Johannesburg resident Nhlanhla Lux told FT he defended local businesses with a handful of police and soldiers on Wednesday.

“We can’t sit back while the township economy dilapidates further,” said Lux. “The biggest mall, that employs the biggest number of people, is the one left standing. If it falls, it’s the last elephant.”

For Lux, he is prepared to die” to halt the unrest, he said. “We are on the verge of eating each other.”

The Saker Blog’s Chris Faure asks several important questions: 

So, is it a civil war, a coup d’état, or instigation toward a Rwanda-type situation? Or, simply the poor eating the rich? The major question is why did the state security apparatus not see this coming? Or did they? And further, where is the state of emergency? Where is the tear gas to disperse crowds? Where is the sound cannon and where is the water cannon? Why are the crowds not being dispersed? At this moment, it could be a first force, a second force or a third force, some combination or some weird conflation, in charge of the lawlessness.

According to the “Unrest Map” via PolicyLab, the unrest is beginning to fizzle out in Gauteng and KwaZulu-Natal. The concerns are if riots spread to other provinces. 

The government is preparing to reduce further riots by activating thousands of more troops and reserves. The rand strengthened against the dollar for the second day on this positive news.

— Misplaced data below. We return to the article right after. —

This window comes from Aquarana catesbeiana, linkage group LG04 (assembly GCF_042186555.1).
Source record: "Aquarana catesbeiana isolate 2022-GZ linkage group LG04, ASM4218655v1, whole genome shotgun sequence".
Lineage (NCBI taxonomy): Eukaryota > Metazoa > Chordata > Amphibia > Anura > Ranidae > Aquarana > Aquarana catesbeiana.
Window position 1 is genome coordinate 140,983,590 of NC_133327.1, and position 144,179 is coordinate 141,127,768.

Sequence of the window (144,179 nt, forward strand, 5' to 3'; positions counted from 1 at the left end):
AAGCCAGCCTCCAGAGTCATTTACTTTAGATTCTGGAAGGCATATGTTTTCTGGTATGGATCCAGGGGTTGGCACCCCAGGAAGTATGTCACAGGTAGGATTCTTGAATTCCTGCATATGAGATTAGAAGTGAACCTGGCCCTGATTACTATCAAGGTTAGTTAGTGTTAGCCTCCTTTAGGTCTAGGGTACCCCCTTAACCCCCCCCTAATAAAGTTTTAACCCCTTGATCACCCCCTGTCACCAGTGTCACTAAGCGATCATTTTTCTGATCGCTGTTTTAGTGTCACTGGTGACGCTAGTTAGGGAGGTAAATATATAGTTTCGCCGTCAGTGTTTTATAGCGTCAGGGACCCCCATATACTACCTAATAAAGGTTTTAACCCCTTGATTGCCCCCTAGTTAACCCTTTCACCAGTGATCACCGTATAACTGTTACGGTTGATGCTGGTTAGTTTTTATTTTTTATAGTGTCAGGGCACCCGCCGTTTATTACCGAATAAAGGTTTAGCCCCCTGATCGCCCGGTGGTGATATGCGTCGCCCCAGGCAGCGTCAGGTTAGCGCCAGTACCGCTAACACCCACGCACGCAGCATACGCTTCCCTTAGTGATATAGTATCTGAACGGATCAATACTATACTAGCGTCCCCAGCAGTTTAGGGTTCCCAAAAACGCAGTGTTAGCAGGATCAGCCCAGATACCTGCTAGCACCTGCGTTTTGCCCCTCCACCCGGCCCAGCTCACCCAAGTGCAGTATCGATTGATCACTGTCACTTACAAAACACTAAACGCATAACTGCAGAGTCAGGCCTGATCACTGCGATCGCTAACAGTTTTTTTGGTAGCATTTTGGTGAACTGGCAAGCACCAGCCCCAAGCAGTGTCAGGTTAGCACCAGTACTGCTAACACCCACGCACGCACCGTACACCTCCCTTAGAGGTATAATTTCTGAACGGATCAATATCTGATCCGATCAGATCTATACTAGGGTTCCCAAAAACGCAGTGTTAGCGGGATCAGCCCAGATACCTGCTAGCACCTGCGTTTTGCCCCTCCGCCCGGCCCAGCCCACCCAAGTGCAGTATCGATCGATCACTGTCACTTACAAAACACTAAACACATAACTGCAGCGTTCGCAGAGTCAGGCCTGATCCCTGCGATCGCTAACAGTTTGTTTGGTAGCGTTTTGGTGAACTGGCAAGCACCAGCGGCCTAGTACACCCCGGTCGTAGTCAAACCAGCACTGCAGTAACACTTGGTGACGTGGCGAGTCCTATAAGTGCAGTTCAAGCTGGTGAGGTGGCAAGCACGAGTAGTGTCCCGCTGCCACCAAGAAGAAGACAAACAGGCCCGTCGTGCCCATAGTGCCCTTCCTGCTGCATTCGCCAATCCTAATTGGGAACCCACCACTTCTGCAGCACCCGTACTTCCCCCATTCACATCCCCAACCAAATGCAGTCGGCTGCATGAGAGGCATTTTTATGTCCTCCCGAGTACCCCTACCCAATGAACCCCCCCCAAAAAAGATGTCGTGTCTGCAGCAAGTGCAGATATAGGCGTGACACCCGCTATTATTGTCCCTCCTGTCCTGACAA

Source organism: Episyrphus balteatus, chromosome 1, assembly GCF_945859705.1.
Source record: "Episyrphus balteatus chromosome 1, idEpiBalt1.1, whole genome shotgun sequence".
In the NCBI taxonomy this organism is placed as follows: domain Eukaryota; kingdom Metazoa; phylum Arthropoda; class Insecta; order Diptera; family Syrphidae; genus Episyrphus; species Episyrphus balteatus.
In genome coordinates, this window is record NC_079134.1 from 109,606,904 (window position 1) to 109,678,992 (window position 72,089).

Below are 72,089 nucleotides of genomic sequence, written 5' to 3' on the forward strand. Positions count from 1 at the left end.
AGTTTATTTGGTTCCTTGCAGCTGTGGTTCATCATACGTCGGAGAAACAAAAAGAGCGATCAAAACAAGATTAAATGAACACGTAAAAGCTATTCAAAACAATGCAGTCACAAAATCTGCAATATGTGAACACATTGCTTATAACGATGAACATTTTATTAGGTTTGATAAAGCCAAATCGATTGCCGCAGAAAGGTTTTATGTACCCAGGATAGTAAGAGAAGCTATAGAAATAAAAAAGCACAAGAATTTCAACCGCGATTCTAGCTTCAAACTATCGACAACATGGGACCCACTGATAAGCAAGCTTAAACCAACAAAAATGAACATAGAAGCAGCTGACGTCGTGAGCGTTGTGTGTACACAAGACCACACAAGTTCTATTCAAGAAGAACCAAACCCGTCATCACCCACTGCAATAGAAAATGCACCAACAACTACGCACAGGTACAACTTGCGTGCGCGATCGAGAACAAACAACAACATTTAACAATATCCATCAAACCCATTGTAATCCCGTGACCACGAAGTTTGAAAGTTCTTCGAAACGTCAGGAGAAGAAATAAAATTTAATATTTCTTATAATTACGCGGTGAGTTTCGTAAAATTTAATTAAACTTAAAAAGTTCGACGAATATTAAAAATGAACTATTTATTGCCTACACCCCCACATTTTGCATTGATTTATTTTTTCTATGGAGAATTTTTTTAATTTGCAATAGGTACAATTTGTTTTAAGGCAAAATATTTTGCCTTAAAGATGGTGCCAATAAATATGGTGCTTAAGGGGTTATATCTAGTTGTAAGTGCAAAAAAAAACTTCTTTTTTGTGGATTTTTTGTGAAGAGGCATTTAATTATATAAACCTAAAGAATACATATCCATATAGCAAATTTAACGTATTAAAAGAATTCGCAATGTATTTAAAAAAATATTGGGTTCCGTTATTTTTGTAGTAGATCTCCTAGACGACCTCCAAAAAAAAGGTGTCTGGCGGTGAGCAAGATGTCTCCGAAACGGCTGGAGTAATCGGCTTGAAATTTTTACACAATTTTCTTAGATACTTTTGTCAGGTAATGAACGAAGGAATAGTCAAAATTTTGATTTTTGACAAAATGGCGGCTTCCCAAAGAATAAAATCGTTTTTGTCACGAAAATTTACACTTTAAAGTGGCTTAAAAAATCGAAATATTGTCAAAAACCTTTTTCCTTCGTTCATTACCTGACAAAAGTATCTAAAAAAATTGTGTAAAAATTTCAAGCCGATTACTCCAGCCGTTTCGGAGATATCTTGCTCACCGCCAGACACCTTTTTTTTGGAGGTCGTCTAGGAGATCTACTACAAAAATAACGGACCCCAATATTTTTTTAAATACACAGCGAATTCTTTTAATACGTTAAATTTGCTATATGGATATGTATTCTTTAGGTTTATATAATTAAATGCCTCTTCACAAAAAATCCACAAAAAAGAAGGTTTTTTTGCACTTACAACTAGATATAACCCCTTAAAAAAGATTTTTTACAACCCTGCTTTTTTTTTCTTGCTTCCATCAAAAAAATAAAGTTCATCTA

However, emerging from the smoke is a nation that could be close to civil war, the economy destroyed, supply chains crippled, ports closed, infrastructure ablaze, and there’s no telling on how long it would take to rebuild. 

Here are more visuals of South Africa’s chaos. 

Residents of towns are setting up checkpoints since police and military are non-existent. 

The reality in Durban today. Long lines for basic essentials since shortages of ammo, food, and fuel begin. Next, humanitarian crisis?

 More checkpoints. 

Huge lines for food as supply chains crippled. People are beginning to starve. No one was prepared. 

Images of last night’s looting in KwaZulu-Natal. 

More people in line waiting for food. 

What happens next in a country that is collapsing remains unknown. 

SOUTH AFRICA DESCENDS INTO TOTAL RACE WAR, AS SUPPLY CHAIN ON BRINK OF COLLAPSE

MALL COMPLETELY LOOTED. EVERY STORE DESTROYED. EXCEPT FOR ONE STORE THAT NOT A SINGLE LOOTER TOUCHED